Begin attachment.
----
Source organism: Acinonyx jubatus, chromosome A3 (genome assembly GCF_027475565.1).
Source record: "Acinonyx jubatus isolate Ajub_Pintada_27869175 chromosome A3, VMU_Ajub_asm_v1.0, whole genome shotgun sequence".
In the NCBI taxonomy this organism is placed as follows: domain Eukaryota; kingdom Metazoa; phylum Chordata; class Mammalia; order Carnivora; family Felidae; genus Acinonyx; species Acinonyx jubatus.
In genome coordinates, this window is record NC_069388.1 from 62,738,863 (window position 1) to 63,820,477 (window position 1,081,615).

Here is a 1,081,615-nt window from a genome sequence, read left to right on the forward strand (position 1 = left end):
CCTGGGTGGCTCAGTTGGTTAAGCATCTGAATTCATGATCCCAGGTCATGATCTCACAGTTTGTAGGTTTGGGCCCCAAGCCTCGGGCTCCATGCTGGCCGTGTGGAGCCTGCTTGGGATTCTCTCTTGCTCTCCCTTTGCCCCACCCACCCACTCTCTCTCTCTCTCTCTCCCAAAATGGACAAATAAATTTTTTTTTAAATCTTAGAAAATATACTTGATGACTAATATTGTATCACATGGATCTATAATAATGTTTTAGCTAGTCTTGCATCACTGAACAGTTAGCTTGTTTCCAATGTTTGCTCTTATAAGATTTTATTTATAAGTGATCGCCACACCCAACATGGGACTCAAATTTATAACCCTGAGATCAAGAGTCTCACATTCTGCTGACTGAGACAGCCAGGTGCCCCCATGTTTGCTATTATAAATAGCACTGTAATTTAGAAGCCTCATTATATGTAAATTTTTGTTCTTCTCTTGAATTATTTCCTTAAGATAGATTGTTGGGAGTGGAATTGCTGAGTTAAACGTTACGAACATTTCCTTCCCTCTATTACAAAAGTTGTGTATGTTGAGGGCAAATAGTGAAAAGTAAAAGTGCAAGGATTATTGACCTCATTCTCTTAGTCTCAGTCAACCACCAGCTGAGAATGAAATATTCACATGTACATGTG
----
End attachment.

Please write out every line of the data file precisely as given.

Source organism: Acinonyx jubatus, chromosome A3 (genome assembly GCF_027475565.1).
Source record: "Acinonyx jubatus isolate Ajub_Pintada_27869175 chromosome A3, VMU_Ajub_asm_v1.0, whole genome shotgun sequence".
In the NCBI taxonomy this organism is placed as follows: domain Eukaryota; kingdom Metazoa; phylum Chordata; class Mammalia; order Carnivora; family Felidae; genus Acinonyx; species Acinonyx jubatus.
In genome coordinates, this window is record NC_069388.1 from 62,738,863 (window position 1) to 63,820,477 (window position 1,081,615).

Here is a 1,081,615-nt window from a genome sequence, read left to right on the forward strand (position 1 = left end):
CCTGGGTGGCTCAGTTGGTTAAGCATCTGAATTCATGATCCCAGGTCATGATCTCACAGTTTGTAGGTTTGGGCCCCAAGCCTCGGGCTCCATGCTGGCCGTGTGGAGCCTGCTTGGGATTCTCTCTTGCTCTCCCTTTGCCCCACCCACCCACTCTCTCTCTCTCTCTCTCCCAAAATGGACAAATAAATTTTTTTTTAAATCTTAGAAAATATACTTGATGACTAATATTGTATCACATGGATCTATAATAATGTTTTAGCTAGTCTTGCATCACTGAACAGTTAGCTTGTTTCCAATGTTTGCTCTTATAAGATTTTATTTATAAGTGATCGCCACACCCAACATGGGACTCAAATTTATAACCCTGAGATCAAGAGTCTCACATTCTGCTGACTGAGACAGCCAGGTGCCCCCATGTTTGCTATTATAAATAGCACTGTAATTTAGAAGCCTCATTATATGTAAATTTTTGTTCTTCTCTTGAATTATTTCCTTAAGATAGATTGTTGGGAGTGGAATTGCTGAGTTAAACGTTACGAACATTTCCTTCCCTCTATTACAAAAGTTGTGTATGTTGAGGGCAAATAGTGAAAAGTAAAAGTGCAAGGATTATTGACCTCATTCTCTTAGTCTCAGTCAACCACCAGCTGAGAATGAAATATTCACATGTACATGTG